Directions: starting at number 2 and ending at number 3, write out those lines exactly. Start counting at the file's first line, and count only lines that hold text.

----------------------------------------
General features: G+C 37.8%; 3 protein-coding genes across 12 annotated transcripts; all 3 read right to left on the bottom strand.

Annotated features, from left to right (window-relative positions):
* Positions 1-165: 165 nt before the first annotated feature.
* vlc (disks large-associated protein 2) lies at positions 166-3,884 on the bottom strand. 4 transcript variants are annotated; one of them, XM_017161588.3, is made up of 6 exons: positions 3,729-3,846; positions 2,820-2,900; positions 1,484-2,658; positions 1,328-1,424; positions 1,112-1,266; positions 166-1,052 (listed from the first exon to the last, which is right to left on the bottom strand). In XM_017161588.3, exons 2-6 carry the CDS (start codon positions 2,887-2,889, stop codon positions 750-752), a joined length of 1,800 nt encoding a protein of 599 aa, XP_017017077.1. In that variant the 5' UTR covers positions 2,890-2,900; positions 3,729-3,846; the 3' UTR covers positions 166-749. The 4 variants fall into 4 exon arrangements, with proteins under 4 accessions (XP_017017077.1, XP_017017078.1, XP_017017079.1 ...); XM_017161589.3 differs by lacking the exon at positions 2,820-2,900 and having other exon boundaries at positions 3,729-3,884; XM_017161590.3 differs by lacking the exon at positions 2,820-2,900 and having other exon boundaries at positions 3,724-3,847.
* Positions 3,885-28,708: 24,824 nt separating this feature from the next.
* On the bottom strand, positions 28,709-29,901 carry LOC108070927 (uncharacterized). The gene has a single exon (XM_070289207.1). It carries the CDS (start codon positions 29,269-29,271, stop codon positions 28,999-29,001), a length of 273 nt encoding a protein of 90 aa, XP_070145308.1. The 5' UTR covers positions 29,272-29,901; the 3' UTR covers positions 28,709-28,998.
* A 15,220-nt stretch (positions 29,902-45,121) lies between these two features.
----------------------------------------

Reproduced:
Annotated features, from left to right (window-relative positions):
* Positions 1-165: 165 nt before the first annotated feature.